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This week: Cell phone use, Meniere's disease and more

It's more a compulsion than an addiction, but many people have unhealthy attachments to their smartphones, says Upstate psychiatrist Christopher Lucas, MD.

A survey by the Pew Research Center found 46 percent of smartphone owners said they could not live without their phones. Lucas tells of another survey in which almost half of respondents said they'd rather break their arm than their cellphone.

He says a person's cellphone use may be excessive if it interferes with aspects of everyday life such as sleep and social interactions. Lucas advocates for people to create digital-free zones or digital-free times in order to help reduce dependence on phones, and he points out that the dominant psychological characteristic of those who use phones excessively is loneliness.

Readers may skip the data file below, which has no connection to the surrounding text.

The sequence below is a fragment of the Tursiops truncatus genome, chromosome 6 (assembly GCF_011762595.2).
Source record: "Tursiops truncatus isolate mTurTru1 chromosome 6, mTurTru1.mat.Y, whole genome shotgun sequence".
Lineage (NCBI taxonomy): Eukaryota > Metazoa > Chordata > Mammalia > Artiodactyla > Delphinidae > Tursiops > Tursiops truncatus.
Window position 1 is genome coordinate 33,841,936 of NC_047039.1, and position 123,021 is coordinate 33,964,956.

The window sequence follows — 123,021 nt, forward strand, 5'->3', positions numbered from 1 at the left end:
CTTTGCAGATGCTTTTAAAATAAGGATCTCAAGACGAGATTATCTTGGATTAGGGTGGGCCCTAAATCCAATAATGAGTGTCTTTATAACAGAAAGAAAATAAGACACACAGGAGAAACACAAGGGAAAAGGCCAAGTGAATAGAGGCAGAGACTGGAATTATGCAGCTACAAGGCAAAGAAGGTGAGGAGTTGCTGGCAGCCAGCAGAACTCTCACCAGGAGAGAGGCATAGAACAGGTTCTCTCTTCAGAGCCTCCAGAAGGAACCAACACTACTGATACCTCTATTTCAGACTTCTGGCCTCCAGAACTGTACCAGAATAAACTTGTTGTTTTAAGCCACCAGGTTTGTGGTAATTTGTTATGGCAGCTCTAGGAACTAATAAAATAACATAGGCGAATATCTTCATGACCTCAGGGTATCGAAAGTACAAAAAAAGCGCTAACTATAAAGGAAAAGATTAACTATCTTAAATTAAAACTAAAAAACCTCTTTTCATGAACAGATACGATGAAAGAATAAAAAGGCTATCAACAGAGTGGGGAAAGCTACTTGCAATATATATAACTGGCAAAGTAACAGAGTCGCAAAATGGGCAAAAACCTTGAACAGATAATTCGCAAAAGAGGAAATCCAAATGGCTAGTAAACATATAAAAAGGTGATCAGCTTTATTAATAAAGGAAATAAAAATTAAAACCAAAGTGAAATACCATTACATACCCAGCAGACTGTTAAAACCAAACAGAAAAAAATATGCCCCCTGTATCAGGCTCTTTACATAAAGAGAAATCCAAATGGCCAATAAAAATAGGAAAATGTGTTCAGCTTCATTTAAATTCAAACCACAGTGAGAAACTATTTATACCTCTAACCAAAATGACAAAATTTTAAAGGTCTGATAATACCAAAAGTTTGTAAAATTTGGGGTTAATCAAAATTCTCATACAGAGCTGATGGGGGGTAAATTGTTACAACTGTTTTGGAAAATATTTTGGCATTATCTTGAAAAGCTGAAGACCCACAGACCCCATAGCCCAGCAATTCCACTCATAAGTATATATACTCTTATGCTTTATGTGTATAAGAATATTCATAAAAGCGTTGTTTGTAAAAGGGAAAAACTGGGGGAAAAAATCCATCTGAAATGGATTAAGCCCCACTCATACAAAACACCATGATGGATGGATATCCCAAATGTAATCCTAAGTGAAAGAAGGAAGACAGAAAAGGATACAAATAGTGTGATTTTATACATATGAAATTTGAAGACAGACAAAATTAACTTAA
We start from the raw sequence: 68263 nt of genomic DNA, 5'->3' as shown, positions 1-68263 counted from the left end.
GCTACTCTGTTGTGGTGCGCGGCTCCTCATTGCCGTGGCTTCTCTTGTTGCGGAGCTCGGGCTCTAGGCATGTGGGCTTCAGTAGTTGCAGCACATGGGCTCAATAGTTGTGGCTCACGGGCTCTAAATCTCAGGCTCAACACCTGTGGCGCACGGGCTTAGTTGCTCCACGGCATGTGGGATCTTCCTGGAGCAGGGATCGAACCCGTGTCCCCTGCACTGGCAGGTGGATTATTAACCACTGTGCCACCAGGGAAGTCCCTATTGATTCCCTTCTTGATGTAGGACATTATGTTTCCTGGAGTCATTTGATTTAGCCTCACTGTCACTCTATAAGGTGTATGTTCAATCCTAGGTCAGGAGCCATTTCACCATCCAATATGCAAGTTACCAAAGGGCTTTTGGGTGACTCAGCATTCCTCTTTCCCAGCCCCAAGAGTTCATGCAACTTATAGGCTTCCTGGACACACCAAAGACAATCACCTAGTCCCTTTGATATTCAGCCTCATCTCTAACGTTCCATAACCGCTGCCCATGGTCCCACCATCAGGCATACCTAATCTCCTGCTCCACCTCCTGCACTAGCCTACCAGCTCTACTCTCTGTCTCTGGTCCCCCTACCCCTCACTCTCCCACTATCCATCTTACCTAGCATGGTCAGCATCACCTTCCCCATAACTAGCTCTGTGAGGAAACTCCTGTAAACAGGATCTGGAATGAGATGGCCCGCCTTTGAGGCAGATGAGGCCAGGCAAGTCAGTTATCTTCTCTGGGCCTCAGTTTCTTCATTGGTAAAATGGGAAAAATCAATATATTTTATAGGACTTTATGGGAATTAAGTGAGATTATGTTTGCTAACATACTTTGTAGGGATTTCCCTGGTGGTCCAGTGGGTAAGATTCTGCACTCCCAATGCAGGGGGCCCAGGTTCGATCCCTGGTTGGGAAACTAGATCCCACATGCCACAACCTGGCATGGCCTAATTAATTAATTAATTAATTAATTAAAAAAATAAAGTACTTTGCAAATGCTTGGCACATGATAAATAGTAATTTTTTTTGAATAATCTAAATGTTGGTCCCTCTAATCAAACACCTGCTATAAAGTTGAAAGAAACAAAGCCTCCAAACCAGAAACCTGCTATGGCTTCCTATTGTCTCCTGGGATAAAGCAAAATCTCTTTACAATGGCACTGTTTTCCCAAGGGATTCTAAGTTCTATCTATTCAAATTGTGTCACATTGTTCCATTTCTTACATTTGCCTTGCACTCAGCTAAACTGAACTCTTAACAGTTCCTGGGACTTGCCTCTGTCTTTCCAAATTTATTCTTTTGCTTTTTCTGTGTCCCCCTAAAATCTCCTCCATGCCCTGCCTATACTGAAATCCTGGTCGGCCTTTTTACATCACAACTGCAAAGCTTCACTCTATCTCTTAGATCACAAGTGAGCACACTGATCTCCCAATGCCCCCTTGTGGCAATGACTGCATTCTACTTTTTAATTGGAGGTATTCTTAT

Also on this week’s show: research on the health of Native American children, and Meniere's disease.

Tune in this Sunday, January 7 at 7 p.m. for "HealthLink on Air."